Justia Construction Law Opinion Summaries

Articles Posted in Real Estate & Property Law
by
The Supreme Court held that public policy prohibits an agreement between a builder-vendor and a homebuyer to disclaim and waive the warranty of workmanship and habitability implied in every contract entered into between the buyer-vendor and homebuyer and to replace it with an express warranty.Plaintiff entered into a preprinted purchase agreement with M & RC II, LLC to buy a home that M & RC II's affiliate, Scott Homes Development Company, would build. Plaintiff later sued M & RC II and Scott Homes (together, Defendants) for breach of the implied warranty of workmanship and habitability. Defendant moved for summary judgment on the ground that Plaintiff had waived the implied warranty per the purchase agreement. The trial court granted summary judgment for Defendant. The court of appeals reversed. The Supreme Court affirmed, holding that the public policy underlying the implied warranty of workmanship and habitability clearly outweighed enforcement of the waiver of that warranty in the purchase agreement. View "Zambrano v. M & RC II LLC" on Justia Law

by
The Supreme Court reversed the decision of the court of appeals affirming the judgment of the trial court granting the motion for judgment on the pleadings filed by defendant Harnett County and dismissing the claims brought by plaintiff PF Development Group and all but one of the claims asserted by the remaining plaintiffs, holding that remand was required.At issue in this case was an ordinance adopted by the County that required residential property developers to pay one-time water and sewer capacity use fees associated with the lots they planned to develop as a precondition for obtaining the County's concurrence in the developer's application for the issuance of required water and sewer permits. In seeking relief from the trial court's orders, Plaintiffs argued on appeal that genuine issues of material fact existed. The court of appeals disagreed and affirmed. The Supreme Court reversed, holding that the "capacity use" fees at issue were "monetary exactions" subject to constitutional scrutiny and therefore must satisfy the "essential nexus" and "rough proportionality" test to avoid being treated as takings of Plaintiffs' property. View "Anderson Creek Partners, L.P. v. County of Harnett" on Justia Law

by
Plaintiffs Lynn Gerlach and Lola Seals appealed the judgment entered in their action against defendant K. Hovnanian’s Four Seasons at Beaumont, LLC under the Right to Repair Act (the Act), concerning alleged construction defects. After review, the Court of Appeal affirmed and published its opinion to clarify: (1) a roof is a manufactured product within the meaning of California Civil Code section 896(g)(3)(A) only if the roof is completely manufactured offsite; and (2) to prove a roof defect claim under subdivision (a)(4) or (g)(11) of section 896, a plaintiff must prove that water intrusion has actually occurred or roofing material has actually fallen from the roof. View "Gerlach v. K. Hovnanian's Four Seasons at Beaumont, LLC" on Justia Law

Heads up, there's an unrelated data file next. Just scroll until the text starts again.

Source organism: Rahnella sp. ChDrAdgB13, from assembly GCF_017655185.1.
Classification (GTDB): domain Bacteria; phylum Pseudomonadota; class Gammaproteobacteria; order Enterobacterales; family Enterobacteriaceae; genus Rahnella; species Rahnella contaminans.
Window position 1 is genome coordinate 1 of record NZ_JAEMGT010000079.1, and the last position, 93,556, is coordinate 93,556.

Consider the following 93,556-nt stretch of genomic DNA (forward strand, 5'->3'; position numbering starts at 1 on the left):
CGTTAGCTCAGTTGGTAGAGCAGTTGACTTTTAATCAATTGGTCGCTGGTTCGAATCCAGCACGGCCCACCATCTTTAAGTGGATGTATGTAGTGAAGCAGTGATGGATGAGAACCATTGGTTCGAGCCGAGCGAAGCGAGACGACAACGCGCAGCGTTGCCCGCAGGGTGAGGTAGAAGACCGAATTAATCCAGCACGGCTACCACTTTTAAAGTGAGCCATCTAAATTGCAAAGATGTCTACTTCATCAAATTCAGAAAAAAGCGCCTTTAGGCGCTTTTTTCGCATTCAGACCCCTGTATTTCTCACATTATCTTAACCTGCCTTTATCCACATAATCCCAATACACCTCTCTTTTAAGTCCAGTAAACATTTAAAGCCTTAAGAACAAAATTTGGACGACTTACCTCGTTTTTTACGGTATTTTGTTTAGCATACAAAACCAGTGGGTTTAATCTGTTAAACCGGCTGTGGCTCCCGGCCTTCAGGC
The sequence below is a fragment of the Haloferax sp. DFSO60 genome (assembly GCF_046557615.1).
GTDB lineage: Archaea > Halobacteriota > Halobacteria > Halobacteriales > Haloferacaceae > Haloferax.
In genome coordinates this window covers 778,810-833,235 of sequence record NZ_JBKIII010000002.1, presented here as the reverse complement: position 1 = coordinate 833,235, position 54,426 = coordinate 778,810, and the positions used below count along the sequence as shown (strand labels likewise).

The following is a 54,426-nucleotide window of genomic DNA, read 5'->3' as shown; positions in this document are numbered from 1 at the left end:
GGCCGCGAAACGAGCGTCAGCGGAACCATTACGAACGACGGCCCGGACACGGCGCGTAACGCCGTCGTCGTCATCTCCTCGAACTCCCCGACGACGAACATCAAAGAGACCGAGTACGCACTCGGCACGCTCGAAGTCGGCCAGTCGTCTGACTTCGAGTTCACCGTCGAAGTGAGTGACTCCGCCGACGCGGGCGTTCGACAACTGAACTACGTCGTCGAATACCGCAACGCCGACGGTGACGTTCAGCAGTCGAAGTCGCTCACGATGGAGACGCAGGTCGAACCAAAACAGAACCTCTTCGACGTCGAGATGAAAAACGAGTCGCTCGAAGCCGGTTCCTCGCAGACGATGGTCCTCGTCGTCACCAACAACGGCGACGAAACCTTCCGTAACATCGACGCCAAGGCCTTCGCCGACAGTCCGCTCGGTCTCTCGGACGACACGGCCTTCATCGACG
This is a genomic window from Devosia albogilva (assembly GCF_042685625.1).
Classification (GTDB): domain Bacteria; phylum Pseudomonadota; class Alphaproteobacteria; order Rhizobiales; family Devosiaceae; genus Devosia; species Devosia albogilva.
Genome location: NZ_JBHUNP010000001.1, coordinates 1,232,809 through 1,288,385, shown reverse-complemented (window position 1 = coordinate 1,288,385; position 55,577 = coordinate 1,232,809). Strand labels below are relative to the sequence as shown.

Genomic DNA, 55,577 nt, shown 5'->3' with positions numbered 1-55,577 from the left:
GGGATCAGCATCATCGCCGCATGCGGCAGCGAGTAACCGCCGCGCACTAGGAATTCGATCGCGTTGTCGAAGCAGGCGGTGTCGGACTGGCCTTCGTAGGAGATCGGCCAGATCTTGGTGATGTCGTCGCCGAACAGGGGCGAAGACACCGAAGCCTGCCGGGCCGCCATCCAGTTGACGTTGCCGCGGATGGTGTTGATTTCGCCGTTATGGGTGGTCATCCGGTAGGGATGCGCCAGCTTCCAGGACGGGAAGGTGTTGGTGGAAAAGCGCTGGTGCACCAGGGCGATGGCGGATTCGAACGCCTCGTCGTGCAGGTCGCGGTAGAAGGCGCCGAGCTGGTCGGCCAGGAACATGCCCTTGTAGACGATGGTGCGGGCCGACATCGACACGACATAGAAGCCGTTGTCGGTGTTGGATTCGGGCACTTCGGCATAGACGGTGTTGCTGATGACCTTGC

by
The Supreme Court affirmed the decision of the South Dakota Public Utilities Commission (PUC) approving the application of Crowned Ridge Wind II, LLC to construct a large wind energy farm in northeast South Dakota, holding that the PUC followed the applicable statutory directives in granting the construction permit and properly determined that Crowned Ridge satisfied its burden of proof under S.D. Codified Laws 49-41B-22.After a contested hearing, the PUC issued a written decision approving the permit. Two individuals who lived in rural areas near the project and had intervened to oppose Crowned Ridge's application sought review. The circuit court affirmed. The Supreme Court affirmed, holding (1) the PUC did not err when it determined that Crowned Ridge met its burden of proof to comply with all applicable laws and rules; and (2) the PUC's findings were not clearly erroneous as they related to crowned Ridge's burden under S.D. Codified Laws 49-41B-22(3). View "Christenson v. Crowned Ridge Wind, LLC" on Justia Law